Navigating The Antecedent Cadastre

Navigating The Antecedent Cadastre

“I begin to understand the town a little…and a curious town it is.” ­Benjamin Latrobe

Most people are all too eager to share their complaints about their city’s layout and New  Orleans is no exception. If you have remained safely within the French Quarter then there is  probably no need to air grievances as it is laid out with a military sense of exactness and an  almost slavish adherence to right angles despite the curve of the Mississippi river. The original  city was planned in 1721­ – 1722 by Adrien de Pauger on a 66 block grid that is easy to navigate and  hard to get lost in, even for the drunkards among us. Venture outside the French Quarter though, and things go down the rabbit hole. The title of this blog refers to the antecedent cadastre and you  probably think  that sounds like academic twaddle for the sake of being deliberately esoteric (and hell, you might not be wrong in that assessment). Basically all it refers to is an old map. That is a  bit of a simplification but still expresses the gist of things. The French were fond of parceling  land out in arpents which measured approximately 192 feet. When you view old maps of the  city, these long, narrow lots radiate out from the river and are based on a surprisingly egalitarian  cadastral system as far as the distribution of resources was concerned. This system was  developed around the first millennium. In the case of New Orleans, it enabled all land owners to  have access to the river as well as arable land. In addition, it ensured that everyone also had unusable land in the rear where the undrained swamps were located. Everybody gets the same good stuff and everybody gets the same bad crap. Does the use of “stuff” and “crap” make up for the  use of “antecedent cadastre?” Probably not. Oh well, moving along.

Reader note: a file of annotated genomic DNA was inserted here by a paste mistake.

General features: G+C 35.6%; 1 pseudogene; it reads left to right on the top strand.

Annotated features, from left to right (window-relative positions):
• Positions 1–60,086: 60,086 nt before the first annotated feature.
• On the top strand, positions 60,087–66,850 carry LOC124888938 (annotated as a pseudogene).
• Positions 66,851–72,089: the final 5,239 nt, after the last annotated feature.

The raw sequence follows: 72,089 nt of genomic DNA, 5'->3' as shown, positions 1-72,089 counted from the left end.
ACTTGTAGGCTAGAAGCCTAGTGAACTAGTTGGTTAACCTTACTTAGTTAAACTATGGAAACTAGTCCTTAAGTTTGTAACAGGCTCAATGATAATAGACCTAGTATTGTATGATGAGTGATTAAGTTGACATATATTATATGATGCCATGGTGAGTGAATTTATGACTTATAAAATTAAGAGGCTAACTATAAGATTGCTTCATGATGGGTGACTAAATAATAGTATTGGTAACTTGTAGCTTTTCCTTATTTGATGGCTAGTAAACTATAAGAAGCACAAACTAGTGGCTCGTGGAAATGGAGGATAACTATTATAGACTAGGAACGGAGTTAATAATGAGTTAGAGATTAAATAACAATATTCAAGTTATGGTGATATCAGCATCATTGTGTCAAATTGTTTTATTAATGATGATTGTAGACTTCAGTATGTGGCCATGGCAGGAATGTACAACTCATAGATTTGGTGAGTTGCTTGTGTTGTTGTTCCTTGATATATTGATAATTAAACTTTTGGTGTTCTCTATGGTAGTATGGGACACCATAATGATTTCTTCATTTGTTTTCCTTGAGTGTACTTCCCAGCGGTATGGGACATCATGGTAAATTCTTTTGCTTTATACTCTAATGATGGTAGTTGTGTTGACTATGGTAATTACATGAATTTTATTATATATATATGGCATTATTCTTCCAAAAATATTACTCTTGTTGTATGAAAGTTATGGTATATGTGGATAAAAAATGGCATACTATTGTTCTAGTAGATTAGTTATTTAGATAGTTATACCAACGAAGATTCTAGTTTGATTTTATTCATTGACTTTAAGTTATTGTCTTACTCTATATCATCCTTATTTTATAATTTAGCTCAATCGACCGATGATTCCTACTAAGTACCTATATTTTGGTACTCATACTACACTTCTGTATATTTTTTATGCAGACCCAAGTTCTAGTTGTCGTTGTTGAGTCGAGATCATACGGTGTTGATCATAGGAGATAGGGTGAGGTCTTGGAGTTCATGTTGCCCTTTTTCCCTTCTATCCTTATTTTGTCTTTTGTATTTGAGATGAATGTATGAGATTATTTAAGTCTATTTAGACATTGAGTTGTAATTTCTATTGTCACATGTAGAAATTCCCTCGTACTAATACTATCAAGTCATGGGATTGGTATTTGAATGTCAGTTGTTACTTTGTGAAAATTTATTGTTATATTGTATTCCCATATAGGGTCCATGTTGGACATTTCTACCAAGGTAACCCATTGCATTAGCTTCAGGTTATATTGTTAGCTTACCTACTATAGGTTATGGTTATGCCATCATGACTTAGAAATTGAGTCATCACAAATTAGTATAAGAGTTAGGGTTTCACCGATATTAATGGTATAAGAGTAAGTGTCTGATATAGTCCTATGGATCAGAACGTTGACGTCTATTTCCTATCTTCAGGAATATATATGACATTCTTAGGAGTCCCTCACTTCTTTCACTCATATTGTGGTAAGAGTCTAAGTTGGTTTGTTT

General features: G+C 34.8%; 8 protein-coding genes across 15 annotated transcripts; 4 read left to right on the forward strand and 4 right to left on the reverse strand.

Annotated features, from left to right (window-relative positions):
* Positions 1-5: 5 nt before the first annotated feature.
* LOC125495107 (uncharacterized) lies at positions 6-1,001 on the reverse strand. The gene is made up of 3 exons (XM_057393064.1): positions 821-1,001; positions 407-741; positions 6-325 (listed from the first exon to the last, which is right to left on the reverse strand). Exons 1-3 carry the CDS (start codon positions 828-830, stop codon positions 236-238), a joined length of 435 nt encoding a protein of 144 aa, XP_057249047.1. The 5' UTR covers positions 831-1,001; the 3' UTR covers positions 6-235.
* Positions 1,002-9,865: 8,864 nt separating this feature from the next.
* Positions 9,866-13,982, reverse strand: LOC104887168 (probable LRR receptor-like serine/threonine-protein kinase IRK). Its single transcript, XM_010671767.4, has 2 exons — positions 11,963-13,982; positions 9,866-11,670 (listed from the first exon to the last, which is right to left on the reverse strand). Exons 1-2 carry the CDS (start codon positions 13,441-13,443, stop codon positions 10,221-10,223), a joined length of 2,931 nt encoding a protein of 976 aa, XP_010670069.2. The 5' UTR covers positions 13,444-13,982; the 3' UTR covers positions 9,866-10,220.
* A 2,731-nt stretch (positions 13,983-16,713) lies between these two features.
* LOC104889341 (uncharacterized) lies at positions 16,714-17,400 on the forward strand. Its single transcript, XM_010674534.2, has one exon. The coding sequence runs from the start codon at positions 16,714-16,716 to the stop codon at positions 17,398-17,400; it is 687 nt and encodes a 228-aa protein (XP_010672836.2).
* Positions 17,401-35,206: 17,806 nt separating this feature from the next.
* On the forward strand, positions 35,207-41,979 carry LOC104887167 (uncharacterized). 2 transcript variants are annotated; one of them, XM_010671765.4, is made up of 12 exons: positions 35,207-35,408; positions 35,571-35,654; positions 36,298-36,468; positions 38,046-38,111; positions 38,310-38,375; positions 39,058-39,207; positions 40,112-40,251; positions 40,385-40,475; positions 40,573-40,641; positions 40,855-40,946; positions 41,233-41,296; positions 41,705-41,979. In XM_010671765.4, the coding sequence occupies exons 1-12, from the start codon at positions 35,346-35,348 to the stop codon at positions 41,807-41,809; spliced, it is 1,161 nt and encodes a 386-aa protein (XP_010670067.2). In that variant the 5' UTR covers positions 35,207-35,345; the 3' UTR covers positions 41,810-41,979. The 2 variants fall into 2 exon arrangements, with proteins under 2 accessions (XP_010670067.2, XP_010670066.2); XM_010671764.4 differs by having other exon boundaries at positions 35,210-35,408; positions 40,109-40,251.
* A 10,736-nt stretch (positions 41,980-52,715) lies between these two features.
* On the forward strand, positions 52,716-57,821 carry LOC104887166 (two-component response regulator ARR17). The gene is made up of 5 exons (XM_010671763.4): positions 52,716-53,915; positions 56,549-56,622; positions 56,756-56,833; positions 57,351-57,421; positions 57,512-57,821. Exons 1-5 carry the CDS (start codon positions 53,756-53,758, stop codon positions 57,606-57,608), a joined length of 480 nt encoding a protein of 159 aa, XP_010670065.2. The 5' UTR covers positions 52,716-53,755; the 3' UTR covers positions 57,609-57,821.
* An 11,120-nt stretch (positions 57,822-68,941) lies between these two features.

What does this mean for  street designations outside the French Quarter? These long lots that marked the division of  plantations can make for some interesting driving scenarios. Imagine that cousin Etienne wants to get out of the agricultural business and turn his plantation into a subdivision, but his two  brothers, who own plantations that border his property on both sides, do not. What is a poor Frenchman to do? He hires a surveyor and begins to plot out land for sale as well as streets but  those streets must end at the dividing line of his land and that of his brother’s land. Later his  brother may decide to subdivide his own land and he may not want that street to carry over onto  his property because he believes he has a better vision and so it goes that New Orleans’ streets often oddly dead end. They usually dead end without any sort of warning, but that is a different  problem and does not reflect on ancient cadastres. The lack of an overall urban plan has also given rise to strange slivers of land in the middle of streets and to a whole lot of confusion as to what city planners were thinking. Now you know the answer; City planners were not thinking in  terms of the big picture of how this might one day influence strange metal boxes that zip up and down the urban landscape, belching out smelly gases. Benjamin Latrobe had it right when he said New Orleans is a curious town.

If you would like to know more about the evolution of our street grids and neighborhoods, then I  highly recommend seeking out the written materials of Richard Campanella. He is a leading authority on all things New Orleans.

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